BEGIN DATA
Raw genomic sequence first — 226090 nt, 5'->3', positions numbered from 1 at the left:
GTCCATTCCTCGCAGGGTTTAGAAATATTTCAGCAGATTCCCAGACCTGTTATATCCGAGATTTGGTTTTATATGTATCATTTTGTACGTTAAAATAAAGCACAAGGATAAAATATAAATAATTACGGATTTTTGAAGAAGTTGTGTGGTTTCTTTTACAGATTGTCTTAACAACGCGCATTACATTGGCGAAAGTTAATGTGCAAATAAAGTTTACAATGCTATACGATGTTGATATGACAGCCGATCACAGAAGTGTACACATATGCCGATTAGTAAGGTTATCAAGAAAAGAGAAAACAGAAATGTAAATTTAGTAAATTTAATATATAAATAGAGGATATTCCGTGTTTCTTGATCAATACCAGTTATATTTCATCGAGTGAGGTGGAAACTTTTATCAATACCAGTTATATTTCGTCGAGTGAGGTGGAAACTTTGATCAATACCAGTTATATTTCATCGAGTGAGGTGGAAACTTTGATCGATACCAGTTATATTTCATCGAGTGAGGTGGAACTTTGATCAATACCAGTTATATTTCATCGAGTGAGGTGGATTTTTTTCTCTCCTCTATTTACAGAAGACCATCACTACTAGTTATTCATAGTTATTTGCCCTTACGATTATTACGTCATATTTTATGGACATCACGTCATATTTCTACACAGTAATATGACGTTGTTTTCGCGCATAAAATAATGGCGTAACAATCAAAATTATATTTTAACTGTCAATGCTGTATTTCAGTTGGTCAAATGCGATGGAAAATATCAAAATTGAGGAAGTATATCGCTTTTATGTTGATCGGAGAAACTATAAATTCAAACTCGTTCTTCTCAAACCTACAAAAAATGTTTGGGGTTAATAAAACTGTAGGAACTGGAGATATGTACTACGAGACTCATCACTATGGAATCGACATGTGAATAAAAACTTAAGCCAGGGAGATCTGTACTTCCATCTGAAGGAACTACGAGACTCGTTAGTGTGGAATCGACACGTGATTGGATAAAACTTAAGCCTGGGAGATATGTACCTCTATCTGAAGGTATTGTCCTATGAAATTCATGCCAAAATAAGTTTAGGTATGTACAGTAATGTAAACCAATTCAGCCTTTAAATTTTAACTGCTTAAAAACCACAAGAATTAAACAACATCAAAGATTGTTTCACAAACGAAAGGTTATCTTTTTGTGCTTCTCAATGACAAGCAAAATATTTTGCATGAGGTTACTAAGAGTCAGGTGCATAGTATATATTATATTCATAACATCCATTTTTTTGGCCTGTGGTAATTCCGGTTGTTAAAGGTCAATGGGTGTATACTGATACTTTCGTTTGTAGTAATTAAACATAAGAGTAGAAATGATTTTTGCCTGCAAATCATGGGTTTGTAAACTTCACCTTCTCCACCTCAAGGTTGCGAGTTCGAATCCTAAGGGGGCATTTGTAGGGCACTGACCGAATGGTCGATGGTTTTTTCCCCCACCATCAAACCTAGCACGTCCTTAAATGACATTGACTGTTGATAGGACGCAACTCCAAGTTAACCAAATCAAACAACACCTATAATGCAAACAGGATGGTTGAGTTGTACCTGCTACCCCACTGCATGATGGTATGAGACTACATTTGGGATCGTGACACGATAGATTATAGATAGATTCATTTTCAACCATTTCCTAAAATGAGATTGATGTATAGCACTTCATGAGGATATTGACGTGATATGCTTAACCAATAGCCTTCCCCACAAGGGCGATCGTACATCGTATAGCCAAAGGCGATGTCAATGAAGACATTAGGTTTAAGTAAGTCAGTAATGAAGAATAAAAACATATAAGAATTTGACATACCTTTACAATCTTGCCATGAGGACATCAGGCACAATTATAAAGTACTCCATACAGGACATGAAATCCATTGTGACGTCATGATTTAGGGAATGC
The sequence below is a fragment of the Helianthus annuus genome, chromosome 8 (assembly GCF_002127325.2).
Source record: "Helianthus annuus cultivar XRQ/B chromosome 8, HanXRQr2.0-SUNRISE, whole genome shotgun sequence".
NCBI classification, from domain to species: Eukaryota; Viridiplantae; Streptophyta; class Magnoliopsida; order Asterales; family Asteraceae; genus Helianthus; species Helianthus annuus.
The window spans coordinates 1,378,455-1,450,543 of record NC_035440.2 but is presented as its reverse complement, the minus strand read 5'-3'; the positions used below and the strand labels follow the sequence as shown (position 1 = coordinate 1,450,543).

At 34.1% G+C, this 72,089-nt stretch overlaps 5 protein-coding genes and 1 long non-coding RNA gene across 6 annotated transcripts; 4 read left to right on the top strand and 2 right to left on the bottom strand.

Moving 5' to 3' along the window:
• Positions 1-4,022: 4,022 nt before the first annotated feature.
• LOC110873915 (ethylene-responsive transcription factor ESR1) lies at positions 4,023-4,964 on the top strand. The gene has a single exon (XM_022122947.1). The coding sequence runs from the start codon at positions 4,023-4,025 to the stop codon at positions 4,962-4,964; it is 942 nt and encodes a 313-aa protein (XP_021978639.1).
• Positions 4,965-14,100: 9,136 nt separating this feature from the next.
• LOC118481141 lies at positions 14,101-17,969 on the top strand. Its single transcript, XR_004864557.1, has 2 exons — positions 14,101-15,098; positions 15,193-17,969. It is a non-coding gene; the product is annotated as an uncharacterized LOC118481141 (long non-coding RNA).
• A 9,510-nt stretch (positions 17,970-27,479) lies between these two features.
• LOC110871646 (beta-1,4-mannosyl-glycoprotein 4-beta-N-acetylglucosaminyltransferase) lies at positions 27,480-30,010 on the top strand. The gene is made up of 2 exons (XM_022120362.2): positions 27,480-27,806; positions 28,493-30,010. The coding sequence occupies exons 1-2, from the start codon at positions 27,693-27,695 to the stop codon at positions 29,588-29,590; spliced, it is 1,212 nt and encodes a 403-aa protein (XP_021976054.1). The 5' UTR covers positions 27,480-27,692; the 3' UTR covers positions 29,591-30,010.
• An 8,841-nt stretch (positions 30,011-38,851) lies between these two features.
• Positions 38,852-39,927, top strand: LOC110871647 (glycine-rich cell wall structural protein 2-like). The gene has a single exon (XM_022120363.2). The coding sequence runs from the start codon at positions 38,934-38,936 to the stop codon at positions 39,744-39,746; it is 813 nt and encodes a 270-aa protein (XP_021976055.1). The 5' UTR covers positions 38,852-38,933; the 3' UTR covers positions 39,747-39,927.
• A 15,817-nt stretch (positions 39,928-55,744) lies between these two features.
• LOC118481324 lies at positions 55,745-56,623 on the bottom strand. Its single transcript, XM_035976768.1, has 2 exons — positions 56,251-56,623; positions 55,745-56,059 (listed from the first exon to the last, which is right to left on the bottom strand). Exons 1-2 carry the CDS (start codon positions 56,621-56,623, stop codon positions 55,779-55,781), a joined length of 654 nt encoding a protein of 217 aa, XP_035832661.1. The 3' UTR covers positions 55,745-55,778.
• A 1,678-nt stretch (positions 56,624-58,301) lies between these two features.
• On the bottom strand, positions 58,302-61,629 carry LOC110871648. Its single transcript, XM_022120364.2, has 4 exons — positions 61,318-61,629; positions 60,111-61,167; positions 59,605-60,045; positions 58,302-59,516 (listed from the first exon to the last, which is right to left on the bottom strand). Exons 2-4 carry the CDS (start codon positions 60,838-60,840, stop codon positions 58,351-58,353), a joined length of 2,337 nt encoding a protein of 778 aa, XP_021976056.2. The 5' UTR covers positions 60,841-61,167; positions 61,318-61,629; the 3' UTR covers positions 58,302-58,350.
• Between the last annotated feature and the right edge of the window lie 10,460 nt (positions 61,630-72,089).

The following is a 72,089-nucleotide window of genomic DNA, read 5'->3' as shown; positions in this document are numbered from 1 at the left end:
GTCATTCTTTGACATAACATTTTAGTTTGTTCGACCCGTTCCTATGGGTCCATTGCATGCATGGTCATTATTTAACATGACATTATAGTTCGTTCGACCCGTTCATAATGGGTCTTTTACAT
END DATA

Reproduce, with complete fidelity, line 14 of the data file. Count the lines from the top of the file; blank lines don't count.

• LOC110871646 (beta-1,4-mannosyl-glycoprotein 4-beta-N-acetylglucosaminyltransferase) lies at positions 27,480-30,010 on the top strand. The gene is made up of 2 exons (XM_022120362.2): positions 27,480-27,806; positions 28,493-30,010. The coding sequence occupies exons 1-2, from the start codon at positions 27,693-27,695 to the stop codon at positions 29,588-29,590; spliced, it is 1,212 nt and encodes a 403-aa protein (XP_021976054.1). The 5' UTR covers positions 27,480-27,692; the 3' UTR covers positions 29,591-30,010.